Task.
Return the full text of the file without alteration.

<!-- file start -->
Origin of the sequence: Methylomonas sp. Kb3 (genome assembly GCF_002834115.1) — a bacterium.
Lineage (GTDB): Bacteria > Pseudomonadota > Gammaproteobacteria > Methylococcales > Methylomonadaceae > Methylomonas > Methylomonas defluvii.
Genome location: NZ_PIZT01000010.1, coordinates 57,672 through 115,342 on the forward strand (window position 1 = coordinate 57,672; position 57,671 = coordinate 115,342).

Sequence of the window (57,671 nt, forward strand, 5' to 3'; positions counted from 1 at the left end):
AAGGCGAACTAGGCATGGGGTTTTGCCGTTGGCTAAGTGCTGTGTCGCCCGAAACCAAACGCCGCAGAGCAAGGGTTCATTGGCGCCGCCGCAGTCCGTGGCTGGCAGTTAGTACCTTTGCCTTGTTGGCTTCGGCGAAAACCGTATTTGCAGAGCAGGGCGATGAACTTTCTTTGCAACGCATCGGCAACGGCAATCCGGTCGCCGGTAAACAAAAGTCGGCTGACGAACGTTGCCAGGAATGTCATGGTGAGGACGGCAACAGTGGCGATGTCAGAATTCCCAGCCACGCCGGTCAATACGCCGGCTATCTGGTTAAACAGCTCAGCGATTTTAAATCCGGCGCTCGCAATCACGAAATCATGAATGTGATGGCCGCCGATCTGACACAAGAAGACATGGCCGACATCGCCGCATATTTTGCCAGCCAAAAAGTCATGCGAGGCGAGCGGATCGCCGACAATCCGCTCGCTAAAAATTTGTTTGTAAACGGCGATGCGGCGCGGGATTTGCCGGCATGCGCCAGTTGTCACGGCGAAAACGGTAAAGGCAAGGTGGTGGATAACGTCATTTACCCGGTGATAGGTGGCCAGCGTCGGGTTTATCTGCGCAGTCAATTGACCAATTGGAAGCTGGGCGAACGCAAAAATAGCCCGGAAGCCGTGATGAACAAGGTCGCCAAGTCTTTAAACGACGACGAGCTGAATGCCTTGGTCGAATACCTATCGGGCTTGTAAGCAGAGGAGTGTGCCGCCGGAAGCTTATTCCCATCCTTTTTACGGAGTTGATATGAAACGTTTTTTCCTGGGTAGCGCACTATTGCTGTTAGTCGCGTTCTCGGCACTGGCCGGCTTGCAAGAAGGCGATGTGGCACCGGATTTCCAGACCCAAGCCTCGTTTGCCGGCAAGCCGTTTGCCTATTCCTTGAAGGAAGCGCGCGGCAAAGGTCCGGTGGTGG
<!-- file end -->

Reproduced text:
Origin of the sequence: Methylomonas sp. Kb3 (genome assembly GCF_002834115.1) — a bacterium.
Lineage (GTDB): Bacteria > Pseudomonadota > Gammaproteobacteria > Methylococcales > Methylomonadaceae > Methylomonas > Methylomonas defluvii.
Genome location: NZ_PIZT01000010.1, coordinates 57,672 through 115,342 on the forward strand (window position 1 = coordinate 57,672; position 57,671 = coordinate 115,342).

Sequence of the window (57,671 nt, forward strand, 5' to 3'; positions counted from 1 at the left end):
AAGGCGAACTAGGCATGGGGTTTTGCCGTTGGCTAAGTGCTGTGTCGCCCGAAACCAAACGCCGCAGAGCAAGGGTTCATTGGCGCCGCCGCAGTCCGTGGCTGGCAGTTAGTACCTTTGCCTTGTTGGCTTCGGCGAAAACCGTATTTGCAGAGCAGGGCGATGAACTTTCTTTGCAACGCATCGGCAACGGCAATCCGGTCGCCGGTAAACAAAAGTCGGCTGACGAACGTTGCCAGGAATGTCATGGTGAGGACGGCAACAGTGGCGATGTCAGAATTCCCAGCCACGCCGGTCAATACGCCGGCTATCTGGTTAAACAGCTCAGCGATTTTAAATCCGGCGCTCGCAATCACGAAATCATGAATGTGATGGCCGCCGATCTGACACAAGAAGACATGGCCGACATCGCCGCATATTTTGCCAGCCAAAAAGTCATGCGAGGCGAGCGGATCGCCGACAATCCGCTCGCTAAAAATTTGTTTGTAAACGGCGATGCGGCGCGGGATTTGCCGGCATGCGCCAGTTGTCACGGCGAAAACGGTAAAGGCAAGGTGGTGGATAACGTCATTTACCCGGTGATAGGTGGCCAGCGTCGGGTTTATCTGCGCAGTCAATTGACCAATTGGAAGCTGGGCGAACGCAAAAATAGCCCGGAAGCCGTGATGAACAAGGTCGCCAAGTCTTTAAACGACGACGAGCTGAATGCCTTGGTCGAATACCTATCGGGCTTGTAAGCAGAGGAGTGTGCCGCCGGAAGCTTATTCCCATCCTTTTTACGGAGTTGATATGAAACGTTTTTTCCTGGGTAGCGCACTATTGCTGTTAGTCGCGTTCTCGGCACTGGCCGGCTTGCAAGAAGGCGATGTGGCACCGGATTTCCAGACCCAAGCCTCGTTTGCCGGCAAGCCGTTTGCCTATTCCTTGAAGGAAGCGCGCGGCAAAGGTCCGGTGGTGG